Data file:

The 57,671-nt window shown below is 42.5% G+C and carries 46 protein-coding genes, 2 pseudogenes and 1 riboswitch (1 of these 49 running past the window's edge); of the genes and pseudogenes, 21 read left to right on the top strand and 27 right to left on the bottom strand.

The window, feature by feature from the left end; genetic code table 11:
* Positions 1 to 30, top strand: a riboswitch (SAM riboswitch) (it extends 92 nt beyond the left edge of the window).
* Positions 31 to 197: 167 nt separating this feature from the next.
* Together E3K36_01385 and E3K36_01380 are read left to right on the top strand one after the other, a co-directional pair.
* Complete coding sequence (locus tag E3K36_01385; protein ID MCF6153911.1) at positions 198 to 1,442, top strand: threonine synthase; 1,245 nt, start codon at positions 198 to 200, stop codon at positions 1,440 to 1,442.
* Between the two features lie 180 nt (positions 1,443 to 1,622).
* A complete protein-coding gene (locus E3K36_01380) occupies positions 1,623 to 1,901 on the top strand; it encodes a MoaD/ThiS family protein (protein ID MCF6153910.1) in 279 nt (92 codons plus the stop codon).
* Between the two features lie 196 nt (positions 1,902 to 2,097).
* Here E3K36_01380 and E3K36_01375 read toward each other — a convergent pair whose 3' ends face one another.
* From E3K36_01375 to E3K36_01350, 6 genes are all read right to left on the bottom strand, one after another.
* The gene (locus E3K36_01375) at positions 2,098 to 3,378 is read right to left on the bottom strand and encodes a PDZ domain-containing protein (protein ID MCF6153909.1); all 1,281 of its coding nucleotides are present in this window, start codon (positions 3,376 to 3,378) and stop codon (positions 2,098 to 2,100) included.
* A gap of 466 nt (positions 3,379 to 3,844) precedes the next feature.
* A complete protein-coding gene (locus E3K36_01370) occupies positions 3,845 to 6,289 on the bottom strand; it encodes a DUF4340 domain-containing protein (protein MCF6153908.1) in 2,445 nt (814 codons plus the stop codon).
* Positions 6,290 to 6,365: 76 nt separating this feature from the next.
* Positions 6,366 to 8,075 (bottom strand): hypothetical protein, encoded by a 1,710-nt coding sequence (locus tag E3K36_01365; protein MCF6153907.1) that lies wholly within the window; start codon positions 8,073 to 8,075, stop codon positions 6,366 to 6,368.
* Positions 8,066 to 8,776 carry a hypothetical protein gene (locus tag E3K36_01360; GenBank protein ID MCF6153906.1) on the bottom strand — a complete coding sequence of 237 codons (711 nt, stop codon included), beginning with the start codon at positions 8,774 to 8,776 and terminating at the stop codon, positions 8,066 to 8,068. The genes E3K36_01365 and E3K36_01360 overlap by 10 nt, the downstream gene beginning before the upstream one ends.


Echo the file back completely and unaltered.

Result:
The 57,671-nt window shown below is 42.5% G+C and carries 46 protein-coding genes, 2 pseudogenes and 1 riboswitch (1 of these 49 running past the window's edge); of the genes and pseudogenes, 21 read left to right on the top strand and 27 right to left on the bottom strand.

The window, feature by feature from the left end; genetic code table 11:
* Positions 1 to 30, top strand: a riboswitch (SAM riboswitch) (it extends 92 nt beyond the left edge of the window).
* Positions 31 to 197: 167 nt separating this feature from the next.
* Together E3K36_01385 and E3K36_01380 are read left to right on the top strand one after the other, a co-directional pair.
* Complete coding sequence (locus tag E3K36_01385; protein ID MCF6153911.1) at positions 198 to 1,442, top strand: threonine synthase; 1,245 nt, start codon at positions 198 to 200, stop codon at positions 1,440 to 1,442.
* Between the two features lie 180 nt (positions 1,443 to 1,622).
* A complete protein-coding gene (locus E3K36_01380) occupies positions 1,623 to 1,901 on the top strand; it encodes a MoaD/ThiS family protein (protein ID MCF6153910.1) in 279 nt (92 codons plus the stop codon).
* Between the two features lie 196 nt (positions 1,902 to 2,097).
* Here E3K36_01380 and E3K36_01375 read toward each other — a convergent pair whose 3' ends face one another.
* From E3K36_01375 to E3K36_01350, 6 genes are all read right to left on the bottom strand, one after another.
* The gene (locus E3K36_01375) at positions 2,098 to 3,378 is read right to left on the bottom strand and encodes a PDZ domain-containing protein (protein ID MCF6153909.1); all 1,281 of its coding nucleotides are present in this window, start codon (positions 3,376 to 3,378) and stop codon (positions 2,098 to 2,100) included.
* A gap of 466 nt (positions 3,379 to 3,844) precedes the next feature.
* A complete protein-coding gene (locus E3K36_01370) occupies positions 3,845 to 6,289 on the bottom strand; it encodes a DUF4340 domain-containing protein (protein MCF6153908.1) in 2,445 nt (814 codons plus the stop codon).
* Positions 6,290 to 6,365: 76 nt separating this feature from the next.
* Positions 6,366 to 8,075 (bottom strand): hypothetical protein, encoded by a 1,710-nt coding sequence (locus tag E3K36_01365; protein MCF6153907.1) that lies wholly within the window; start codon positions 8,073 to 8,075, stop codon positions 6,366 to 6,368.
* Positions 8,066 to 8,776 carry a hypothetical protein gene (locus tag E3K36_01360; GenBank protein ID MCF6153906.1) on the bottom strand — a complete coding sequence of 237 codons (711 nt, stop codon included), beginning with the start codon at positions 8,774 to 8,776 and terminating at the stop codon, positions 8,066 to 8,068. The genes E3K36_01365 and E3K36_01360 overlap by 10 nt, the downstream gene beginning before the upstream one ends.